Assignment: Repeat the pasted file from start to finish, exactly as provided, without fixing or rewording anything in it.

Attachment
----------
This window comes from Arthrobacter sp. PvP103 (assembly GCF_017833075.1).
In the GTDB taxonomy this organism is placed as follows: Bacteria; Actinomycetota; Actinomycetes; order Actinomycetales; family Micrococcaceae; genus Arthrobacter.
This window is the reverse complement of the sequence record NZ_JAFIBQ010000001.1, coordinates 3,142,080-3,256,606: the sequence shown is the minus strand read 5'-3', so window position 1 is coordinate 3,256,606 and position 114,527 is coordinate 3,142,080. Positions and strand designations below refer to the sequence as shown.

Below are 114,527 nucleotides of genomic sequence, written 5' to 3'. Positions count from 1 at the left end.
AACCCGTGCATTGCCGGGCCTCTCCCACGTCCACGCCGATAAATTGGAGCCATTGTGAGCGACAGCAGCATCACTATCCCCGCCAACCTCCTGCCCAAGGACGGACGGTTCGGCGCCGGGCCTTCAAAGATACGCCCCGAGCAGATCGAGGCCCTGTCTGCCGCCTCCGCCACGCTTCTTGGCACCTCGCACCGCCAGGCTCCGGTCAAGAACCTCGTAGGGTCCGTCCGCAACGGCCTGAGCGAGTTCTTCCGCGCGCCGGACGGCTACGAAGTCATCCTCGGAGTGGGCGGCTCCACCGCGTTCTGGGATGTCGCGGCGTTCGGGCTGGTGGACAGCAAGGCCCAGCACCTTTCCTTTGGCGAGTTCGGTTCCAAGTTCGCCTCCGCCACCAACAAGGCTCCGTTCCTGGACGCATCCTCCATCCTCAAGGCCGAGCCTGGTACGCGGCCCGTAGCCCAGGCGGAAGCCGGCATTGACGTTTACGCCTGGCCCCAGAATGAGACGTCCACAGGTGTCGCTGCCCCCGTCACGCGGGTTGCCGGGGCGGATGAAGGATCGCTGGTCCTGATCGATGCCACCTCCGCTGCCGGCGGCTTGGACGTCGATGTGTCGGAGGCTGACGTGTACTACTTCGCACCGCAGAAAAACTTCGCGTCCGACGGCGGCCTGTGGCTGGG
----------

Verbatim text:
This window comes from Arthrobacter sp. PvP103 (assembly GCF_017833075.1).
In the GTDB taxonomy this organism is placed as follows: Bacteria; Actinomycetota; Actinomycetes; order Actinomycetales; family Micrococcaceae; genus Arthrobacter.
This window is the reverse complement of the sequence record NZ_JAFIBQ010000001.1, coordinates 3,142,080-3,256,606: the sequence shown is the minus strand read 5'-3', so window position 1 is coordinate 3,256,606 and position 114,527 is coordinate 3,142,080. Positions and strand designations below refer to the sequence as shown.

Below are 114,527 nucleotides of genomic sequence, written 5' to 3'. Positions count from 1 at the left end.
AACCCGTGCATTGCCGGGCCTCTCCCACGTCCACGCCGATAAATTGGAGCCATTGTGAGCGACAGCAGCATCACTATCCCCGCCAACCTCCTGCCCAAGGACGGACGGTTCGGCGCCGGGCCTTCAAAGATACGCCCCGAGCAGATCGAGGCCCTGTCTGCCGCCTCCGCCACGCTTCTTGGCACCTCGCACCGCCAGGCTCCGGTCAAGAACCTCGTAGGGTCCGTCCGCAACGGCCTGAGCGAGTTCTTCCGCGCGCCGGACGGCTACGAAGTCATCCTCGGAGTGGGCGGCTCCACCGCGTTCTGGGATGTCGCGGCGTTCGGGCTGGTGGACAGCAAGGCCCAGCACCTTTCCTTTGGCGAGTTCGGTTCCAAGTTCGCCTCCGCCACCAACAAGGCTCCGTTCCTGGACGCATCCTCCATCCTCAAGGCCGAGCCTGGTACGCGGCCCGTAGCCCAGGCGGAAGCCGGCATTGACGTTTACGCCTGGCCCCAGAATGAGACGTCCACAGGTGTCGCTGCCCCCGTCACGCGGGTTGCCGGGGCGGATGAAGGATCGCTGGTCCTGATCGATGCCACCTCCGCTGCCGGCGGCTTGGACGTCGATGTGTCGGAGGCTGACGTGTACTACTTCGCACCGCAGAAAAACTTCGCGTCCGACGGCGGCCTGTGGCTGGG